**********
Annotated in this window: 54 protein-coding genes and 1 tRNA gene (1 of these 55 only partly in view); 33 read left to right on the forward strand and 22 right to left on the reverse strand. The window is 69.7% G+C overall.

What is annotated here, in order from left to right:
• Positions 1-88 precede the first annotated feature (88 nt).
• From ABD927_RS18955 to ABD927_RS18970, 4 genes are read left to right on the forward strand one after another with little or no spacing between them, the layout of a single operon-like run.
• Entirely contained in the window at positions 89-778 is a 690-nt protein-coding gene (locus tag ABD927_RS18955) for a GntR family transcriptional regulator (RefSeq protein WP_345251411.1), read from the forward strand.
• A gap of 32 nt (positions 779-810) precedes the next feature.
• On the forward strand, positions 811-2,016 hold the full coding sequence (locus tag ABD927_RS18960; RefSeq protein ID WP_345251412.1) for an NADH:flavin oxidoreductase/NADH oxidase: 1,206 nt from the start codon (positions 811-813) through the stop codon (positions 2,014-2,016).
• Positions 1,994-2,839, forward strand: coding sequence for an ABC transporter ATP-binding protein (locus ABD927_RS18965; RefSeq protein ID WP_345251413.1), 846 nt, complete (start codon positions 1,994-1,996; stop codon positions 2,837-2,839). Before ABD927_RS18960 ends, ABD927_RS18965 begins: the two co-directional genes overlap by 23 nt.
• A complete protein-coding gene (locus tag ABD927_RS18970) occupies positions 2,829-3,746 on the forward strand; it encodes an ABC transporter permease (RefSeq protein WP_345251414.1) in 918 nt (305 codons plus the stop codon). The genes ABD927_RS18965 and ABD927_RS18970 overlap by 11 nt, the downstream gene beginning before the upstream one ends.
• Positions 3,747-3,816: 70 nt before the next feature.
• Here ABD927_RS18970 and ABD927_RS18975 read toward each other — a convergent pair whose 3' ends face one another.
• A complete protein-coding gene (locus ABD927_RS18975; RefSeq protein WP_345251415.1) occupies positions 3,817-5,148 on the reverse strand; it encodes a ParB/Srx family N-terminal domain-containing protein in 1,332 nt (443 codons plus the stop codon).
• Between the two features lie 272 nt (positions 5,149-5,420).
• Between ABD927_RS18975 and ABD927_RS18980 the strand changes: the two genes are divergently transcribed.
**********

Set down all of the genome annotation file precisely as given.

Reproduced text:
Annotated in this window: 54 protein-coding genes and 1 tRNA gene (1 of these 55 only partly in view); 33 read left to right on the forward strand and 22 right to left on the reverse strand. The window is 69.7% G+C overall.

What is annotated here, in order from left to right:
• Positions 1-88 precede the first annotated feature (88 nt).
• From ABD927_RS18955 to ABD927_RS18970, 4 genes are read left to right on the forward strand one after another with little or no spacing between them, the layout of a single operon-like run.
• Entirely contained in the window at positions 89-778 is a 690-nt protein-coding gene (locus tag ABD927_RS18955) for a GntR family transcriptional regulator (RefSeq protein WP_345251411.1), read from the forward strand.
• A gap of 32 nt (positions 779-810) precedes the next feature.
• On the forward strand, positions 811-2,016 hold the full coding sequence (locus tag ABD927_RS18960; RefSeq protein ID WP_345251412.1) for an NADH:flavin oxidoreductase/NADH oxidase: 1,206 nt from the start codon (positions 811-813) through the stop codon (positions 2,014-2,016).
• Positions 1,994-2,839, forward strand: coding sequence for an ABC transporter ATP-binding protein (locus ABD927_RS18965; RefSeq protein ID WP_345251413.1), 846 nt, complete (start codon positions 1,994-1,996; stop codon positions 2,837-2,839). Before ABD927_RS18960 ends, ABD927_RS18965 begins: the two co-directional genes overlap by 23 nt.
• A complete protein-coding gene (locus tag ABD927_RS18970) occupies positions 2,829-3,746 on the forward strand; it encodes an ABC transporter permease (RefSeq protein WP_345251414.1) in 918 nt (305 codons plus the stop codon). The genes ABD927_RS18965 and ABD927_RS18970 overlap by 11 nt, the downstream gene beginning before the upstream one ends.
• Positions 3,747-3,816: 70 nt before the next feature.
• Here ABD927_RS18970 and ABD927_RS18975 read toward each other — a convergent pair whose 3' ends face one another.
• A complete protein-coding gene (locus ABD927_RS18975; RefSeq protein WP_345251415.1) occupies positions 3,817-5,148 on the reverse strand; it encodes a ParB/Srx family N-terminal domain-containing protein in 1,332 nt (443 codons plus the stop codon).
• Between the two features lie 272 nt (positions 5,149-5,420).
• Between ABD927_RS18975 and ABD927_RS18980 the strand changes: the two genes are divergently transcribed.